Meanwhile, we got to know a bit about the lady. She only lives about four houses away from us. We thought an elderly couple lived there but it's just her and her miniature horse. Seems her husband up and left her on November 19th. We expressed our condolences and were willing to listen but she didn't seem inclined to discuss her personal marital problems with us. I felt a pang of regret at not being able to hear what could have been some juicy gossip.

After a bit, we took Trixie back inside, after bidding farewell to Shay and Bandit, her wonder horse. He is a stallion but she plans on having him gelded. I urged her to breed him at least once; she could probably make a fair amount of money by selling the foal. Her mind seemed elsewhere, though. Probably on the now-absent husband.

Phase IV

I watched a bit of the afternoon football game, switching back and forth between that and a fascinating program on PBS's NOVA about a midget Japanese submarine that had helped in the attack on Pearl Harbor. I was thoroughly engrossed in observing both, switching channels back and forth, when evelyn reminded me we had agreed to meet Marty, her eldest son, and his girl friend, Trish, for dinner, to celebrate his 48th birthday. Reluctantly, I turned off the tv, gathered trusty and faithful pup, Trixie, and headed for the driveway to get into Ms. Fancy Pants New Car for the drive to Carlsbad.

The drive was uneventful. We arrived at Marty's, Trixie ran to meet and play with Marty's dog. We watched the final three minutes of the Green Bay/Philadelphia game and then were off to Dini's, an upscale restaurant in Carlsbad, where we had a glorious view of the setting sun.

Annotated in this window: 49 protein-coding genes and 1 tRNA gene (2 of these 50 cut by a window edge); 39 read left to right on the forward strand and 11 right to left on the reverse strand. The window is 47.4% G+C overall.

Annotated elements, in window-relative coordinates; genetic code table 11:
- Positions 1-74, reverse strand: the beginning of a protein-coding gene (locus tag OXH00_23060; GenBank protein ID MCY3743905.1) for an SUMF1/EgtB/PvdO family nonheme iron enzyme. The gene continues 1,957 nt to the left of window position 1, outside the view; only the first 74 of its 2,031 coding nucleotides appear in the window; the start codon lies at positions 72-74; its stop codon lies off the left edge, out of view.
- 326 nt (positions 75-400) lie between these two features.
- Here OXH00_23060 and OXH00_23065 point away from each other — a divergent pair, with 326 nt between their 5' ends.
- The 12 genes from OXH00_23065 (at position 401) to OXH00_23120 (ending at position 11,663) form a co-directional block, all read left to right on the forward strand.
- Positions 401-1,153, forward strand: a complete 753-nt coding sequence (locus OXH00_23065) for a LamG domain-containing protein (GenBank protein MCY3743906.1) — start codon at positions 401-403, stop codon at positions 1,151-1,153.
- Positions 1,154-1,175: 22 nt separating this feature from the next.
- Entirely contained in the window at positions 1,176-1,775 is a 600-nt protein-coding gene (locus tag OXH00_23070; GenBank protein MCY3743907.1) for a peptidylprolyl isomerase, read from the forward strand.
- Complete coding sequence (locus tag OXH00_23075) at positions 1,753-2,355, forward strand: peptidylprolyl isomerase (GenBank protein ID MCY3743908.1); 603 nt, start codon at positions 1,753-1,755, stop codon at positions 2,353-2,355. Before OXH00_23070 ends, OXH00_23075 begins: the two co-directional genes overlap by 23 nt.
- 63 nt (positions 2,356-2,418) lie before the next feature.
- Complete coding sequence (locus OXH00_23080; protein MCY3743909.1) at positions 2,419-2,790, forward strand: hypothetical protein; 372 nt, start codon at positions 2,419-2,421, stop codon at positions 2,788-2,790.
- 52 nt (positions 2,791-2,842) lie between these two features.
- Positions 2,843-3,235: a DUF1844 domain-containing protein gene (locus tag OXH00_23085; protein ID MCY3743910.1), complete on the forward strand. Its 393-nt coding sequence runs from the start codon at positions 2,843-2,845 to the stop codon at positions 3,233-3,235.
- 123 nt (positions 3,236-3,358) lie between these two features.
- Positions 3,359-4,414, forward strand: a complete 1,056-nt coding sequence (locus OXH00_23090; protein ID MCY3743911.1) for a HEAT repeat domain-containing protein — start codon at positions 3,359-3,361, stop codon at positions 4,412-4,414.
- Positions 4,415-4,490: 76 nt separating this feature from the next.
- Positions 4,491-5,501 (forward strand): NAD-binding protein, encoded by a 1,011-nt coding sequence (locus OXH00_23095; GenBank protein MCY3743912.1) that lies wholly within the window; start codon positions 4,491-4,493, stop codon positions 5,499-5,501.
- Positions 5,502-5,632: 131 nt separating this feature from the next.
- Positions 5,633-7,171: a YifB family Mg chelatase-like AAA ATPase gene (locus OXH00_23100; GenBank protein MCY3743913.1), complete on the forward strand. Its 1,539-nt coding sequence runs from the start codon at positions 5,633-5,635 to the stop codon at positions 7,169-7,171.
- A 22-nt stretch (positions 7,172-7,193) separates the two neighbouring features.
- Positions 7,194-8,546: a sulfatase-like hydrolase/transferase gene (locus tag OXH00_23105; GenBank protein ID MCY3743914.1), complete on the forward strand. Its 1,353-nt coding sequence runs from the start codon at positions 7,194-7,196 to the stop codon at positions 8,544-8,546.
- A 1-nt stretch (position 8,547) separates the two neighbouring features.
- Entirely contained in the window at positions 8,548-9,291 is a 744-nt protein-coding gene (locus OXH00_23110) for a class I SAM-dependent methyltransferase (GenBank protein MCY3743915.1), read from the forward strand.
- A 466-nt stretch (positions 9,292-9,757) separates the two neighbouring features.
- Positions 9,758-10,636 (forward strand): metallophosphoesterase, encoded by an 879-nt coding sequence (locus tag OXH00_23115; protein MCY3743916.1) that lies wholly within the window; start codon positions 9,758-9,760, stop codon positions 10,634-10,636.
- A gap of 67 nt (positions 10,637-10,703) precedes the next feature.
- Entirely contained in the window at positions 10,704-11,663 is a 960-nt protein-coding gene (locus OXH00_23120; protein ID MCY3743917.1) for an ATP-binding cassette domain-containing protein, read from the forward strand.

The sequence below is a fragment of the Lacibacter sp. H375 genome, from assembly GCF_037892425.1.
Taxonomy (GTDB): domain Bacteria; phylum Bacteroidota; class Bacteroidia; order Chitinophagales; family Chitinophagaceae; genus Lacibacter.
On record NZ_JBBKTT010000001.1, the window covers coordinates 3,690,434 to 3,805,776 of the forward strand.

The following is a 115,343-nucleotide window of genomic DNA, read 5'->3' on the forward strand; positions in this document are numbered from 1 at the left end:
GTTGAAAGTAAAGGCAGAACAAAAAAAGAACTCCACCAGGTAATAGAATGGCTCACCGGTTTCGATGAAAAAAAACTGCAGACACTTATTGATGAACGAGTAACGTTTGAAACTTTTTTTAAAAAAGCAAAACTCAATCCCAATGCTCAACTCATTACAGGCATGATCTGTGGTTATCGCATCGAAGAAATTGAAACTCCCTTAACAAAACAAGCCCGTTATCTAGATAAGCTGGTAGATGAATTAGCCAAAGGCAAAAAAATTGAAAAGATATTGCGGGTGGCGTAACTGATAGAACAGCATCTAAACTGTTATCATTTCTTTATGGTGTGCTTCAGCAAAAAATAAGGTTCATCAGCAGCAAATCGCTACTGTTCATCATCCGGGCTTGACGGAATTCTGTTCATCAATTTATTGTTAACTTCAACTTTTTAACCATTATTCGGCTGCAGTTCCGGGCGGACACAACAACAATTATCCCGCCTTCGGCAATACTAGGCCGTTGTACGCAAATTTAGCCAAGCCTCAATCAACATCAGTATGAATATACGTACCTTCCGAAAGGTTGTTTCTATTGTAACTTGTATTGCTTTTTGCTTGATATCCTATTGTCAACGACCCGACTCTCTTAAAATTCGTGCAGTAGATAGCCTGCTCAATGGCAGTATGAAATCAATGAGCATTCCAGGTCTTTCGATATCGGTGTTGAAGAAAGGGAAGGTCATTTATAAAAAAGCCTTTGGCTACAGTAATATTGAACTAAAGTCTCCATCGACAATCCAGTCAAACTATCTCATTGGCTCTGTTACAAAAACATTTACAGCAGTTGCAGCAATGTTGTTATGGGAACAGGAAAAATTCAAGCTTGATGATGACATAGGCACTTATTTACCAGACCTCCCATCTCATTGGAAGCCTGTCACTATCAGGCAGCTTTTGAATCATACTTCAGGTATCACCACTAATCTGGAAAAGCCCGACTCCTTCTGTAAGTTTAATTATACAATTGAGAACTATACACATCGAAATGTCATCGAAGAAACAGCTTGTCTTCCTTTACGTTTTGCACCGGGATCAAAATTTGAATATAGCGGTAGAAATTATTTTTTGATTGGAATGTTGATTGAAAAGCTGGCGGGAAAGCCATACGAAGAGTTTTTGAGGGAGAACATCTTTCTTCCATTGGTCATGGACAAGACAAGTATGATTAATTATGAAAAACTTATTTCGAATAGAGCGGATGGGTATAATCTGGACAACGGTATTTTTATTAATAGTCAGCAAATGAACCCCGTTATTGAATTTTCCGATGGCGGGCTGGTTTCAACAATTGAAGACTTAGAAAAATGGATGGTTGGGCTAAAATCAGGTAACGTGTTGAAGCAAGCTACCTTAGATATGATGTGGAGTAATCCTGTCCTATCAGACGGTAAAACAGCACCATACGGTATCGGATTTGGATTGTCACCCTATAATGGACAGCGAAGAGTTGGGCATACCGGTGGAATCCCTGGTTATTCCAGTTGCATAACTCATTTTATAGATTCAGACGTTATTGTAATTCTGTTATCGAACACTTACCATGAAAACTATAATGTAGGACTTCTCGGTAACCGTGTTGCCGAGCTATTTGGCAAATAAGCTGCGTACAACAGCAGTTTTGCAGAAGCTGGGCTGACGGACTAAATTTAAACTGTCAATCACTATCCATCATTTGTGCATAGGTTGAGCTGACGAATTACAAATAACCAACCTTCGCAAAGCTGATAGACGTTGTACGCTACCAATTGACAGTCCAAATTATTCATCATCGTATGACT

Folks who don't know the beach area are unaware of a phenomenon that often occurs at sunset on the ocean. I think I wrote about this one other time earlier, when we were dining at the same restaurant at sunset. Just as the sun sets below the ocean's horizon there is a green flare - it's very quick . . . just a green 'afterglow' immediately after the sun sets. We were lucky enough to see it last time. Tonight, we watched and watched . . . but the sun set . . . no green glow. There were low lying clouds just above the horizon . . . and it may have masked our eagerly awaited 'glow.' Perhaps next time.

No matter. We had a superb dinner, great company, many laughs . . . and that's how a birthday celebration is supposed to be. Evelyn gave Marty a beautiful waterproof camera that he can mount on his surfboard and take pictures of either the shore, or turn it around and catch a picture of himself while surfing. He was tickled pink. He will take it in May when he takes his son, Tyler, to the island of Bali in Indonesia on a long awaited father/son surfing trip. Marty is a tremendous father. He's divorced but spends as much time as he can with Tyler. They are really tight and I love to see them together. Marty is aces with me. I think he's tops.

Phase V

A couple weeks ago evelyn and I went to Trader Joe's here in Escondido. Got a lot of neat things. A really inexpensive (and very good) bottle of red wine. I saw a bottle of Cognac, Courvosier, no less. It said $9.99. Unheard of! I don't drink much at all but couldn't resist this price so I bought it.

About a week later evelyn checked the receipt and found I had bought a $35 bottle of Cognac. I must have saw a sign advertising a cheaper cognac, or a cheaper wine . . . but it was too late. Stores won't take back liquor, once purchased. At least that's what they say.

So, as I write this I have just begun my second glass of fine Cognac. I'm amazed I can still type without a dozen typos and shall proof my note before sending, just to make sure.

Trixie is all tired out and is ready for bed. I am as well.

I assure you, when I retire I shall take my left hearing aid off and put it in the bedside table and close the drawer all the way.

Phase VI.

Nitey night.